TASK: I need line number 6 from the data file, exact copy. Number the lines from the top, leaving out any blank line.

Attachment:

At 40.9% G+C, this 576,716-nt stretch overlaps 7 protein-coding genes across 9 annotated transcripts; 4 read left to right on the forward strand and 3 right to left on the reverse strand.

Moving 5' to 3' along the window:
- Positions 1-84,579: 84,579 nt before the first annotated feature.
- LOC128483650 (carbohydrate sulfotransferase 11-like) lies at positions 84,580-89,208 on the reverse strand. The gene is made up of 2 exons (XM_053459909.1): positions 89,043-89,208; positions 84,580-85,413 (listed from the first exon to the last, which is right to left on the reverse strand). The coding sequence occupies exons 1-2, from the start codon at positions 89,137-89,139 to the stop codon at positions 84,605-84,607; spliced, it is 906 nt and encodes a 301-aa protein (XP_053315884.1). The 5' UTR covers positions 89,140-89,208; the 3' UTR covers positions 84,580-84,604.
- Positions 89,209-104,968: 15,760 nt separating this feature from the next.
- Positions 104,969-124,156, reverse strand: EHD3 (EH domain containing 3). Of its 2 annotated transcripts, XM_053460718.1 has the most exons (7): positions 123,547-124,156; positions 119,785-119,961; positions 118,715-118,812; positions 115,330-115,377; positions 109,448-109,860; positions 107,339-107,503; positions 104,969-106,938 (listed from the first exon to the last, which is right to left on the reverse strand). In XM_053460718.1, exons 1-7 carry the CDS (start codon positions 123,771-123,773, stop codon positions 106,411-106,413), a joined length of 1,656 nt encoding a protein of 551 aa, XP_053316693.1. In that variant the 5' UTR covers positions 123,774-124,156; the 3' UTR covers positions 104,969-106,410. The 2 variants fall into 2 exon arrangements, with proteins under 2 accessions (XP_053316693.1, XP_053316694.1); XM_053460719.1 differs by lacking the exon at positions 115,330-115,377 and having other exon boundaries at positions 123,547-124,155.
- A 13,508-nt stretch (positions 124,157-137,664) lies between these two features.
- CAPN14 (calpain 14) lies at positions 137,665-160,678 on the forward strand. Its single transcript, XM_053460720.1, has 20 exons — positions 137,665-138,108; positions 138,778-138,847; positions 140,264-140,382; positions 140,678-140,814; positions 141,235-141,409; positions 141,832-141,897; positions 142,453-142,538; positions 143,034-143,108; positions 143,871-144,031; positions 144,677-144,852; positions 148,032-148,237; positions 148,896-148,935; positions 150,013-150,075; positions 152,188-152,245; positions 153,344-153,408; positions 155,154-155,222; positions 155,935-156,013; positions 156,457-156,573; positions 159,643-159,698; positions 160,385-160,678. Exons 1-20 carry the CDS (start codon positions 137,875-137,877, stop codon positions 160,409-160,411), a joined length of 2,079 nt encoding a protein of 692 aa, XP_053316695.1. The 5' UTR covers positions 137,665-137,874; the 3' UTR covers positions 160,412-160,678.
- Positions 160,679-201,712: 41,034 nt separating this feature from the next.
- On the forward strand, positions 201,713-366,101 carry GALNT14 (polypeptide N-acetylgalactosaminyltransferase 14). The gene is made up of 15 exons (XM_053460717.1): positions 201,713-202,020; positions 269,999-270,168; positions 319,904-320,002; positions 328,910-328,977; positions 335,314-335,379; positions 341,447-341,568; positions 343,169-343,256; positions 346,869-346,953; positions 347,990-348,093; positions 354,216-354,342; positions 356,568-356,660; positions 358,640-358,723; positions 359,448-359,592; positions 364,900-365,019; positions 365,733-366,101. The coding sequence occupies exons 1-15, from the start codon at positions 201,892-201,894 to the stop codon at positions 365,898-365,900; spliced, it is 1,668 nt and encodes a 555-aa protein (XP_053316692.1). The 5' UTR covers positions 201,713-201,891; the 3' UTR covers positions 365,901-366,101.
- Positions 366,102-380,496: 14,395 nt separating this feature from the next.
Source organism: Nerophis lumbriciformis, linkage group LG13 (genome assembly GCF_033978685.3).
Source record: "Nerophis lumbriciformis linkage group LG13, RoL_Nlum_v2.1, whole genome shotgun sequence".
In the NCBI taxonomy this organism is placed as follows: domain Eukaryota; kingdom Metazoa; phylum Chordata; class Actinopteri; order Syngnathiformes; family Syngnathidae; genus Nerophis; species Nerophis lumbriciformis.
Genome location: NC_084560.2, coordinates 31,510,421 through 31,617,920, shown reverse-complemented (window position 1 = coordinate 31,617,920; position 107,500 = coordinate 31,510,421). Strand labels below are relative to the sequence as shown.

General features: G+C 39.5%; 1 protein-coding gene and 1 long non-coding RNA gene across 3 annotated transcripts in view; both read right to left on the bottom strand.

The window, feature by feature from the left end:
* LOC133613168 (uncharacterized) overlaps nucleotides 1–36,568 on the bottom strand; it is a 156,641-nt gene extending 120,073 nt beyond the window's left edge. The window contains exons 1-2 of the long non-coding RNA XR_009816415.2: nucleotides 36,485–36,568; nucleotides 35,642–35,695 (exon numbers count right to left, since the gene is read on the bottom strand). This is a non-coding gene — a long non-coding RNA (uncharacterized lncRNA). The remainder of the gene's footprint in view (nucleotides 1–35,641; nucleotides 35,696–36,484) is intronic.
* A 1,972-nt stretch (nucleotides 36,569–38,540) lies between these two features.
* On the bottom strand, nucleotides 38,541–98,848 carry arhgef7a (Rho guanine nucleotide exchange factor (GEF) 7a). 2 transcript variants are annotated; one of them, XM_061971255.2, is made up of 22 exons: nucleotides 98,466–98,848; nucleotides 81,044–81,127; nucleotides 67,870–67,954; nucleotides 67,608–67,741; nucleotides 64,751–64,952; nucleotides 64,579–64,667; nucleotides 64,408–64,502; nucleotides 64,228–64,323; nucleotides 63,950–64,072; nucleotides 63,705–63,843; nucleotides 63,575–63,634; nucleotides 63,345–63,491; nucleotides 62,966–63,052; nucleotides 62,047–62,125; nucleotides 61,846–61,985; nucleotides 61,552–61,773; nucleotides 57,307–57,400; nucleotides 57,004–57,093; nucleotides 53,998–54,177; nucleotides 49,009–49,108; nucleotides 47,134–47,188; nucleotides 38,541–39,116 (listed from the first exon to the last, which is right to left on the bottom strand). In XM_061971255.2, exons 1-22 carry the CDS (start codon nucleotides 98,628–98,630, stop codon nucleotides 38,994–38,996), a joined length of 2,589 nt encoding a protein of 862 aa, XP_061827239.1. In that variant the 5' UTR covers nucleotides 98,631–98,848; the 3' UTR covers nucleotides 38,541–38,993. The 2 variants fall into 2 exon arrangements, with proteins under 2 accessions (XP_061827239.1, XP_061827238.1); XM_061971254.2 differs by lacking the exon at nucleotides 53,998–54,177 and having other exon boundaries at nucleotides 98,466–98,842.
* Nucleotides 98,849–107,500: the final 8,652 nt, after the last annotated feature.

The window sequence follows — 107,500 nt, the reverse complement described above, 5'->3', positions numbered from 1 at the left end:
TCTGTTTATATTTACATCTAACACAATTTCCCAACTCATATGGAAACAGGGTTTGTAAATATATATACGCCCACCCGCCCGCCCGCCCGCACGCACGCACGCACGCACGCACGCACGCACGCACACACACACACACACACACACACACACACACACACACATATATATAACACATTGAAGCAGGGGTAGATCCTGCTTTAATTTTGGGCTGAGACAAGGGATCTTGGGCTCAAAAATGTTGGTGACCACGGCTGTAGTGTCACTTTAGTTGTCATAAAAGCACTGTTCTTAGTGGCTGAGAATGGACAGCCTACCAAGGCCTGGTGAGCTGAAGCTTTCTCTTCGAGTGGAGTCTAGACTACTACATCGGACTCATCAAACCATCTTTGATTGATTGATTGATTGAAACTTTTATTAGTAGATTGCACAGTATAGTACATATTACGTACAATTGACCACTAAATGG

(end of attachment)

- Positions 104,969-124,156, reverse strand: EHD3 (EH domain containing 3). Of its 2 annotated transcripts, XM_053460718.1 has the most exons (7): positions 123,547-124,156; positions 119,785-119,961; positions 118,715-118,812; positions 115,330-115,377; positions 109,448-109,860; positions 107,339-107,503; positions 104,969-106,938 (listed from the first exon to the last, which is right to left on the reverse strand). In XM_053460718.1, exons 1-7 carry the CDS (start codon positions 123,771-123,773, stop codon positions 106,411-106,413), a joined length of 1,656 nt encoding a protein of 551 aa, XP_053316693.1. In that variant the 5' UTR covers positions 123,774-124,156; the 3' UTR covers positions 104,969-106,410. The 2 variants fall into 2 exon arrangements, with proteins under 2 accessions (XP_053316693.1, XP_053316694.1); XM_053460719.1 differs by lacking the exon at positions 115,330-115,377 and having other exon boundaries at positions 123,547-124,155.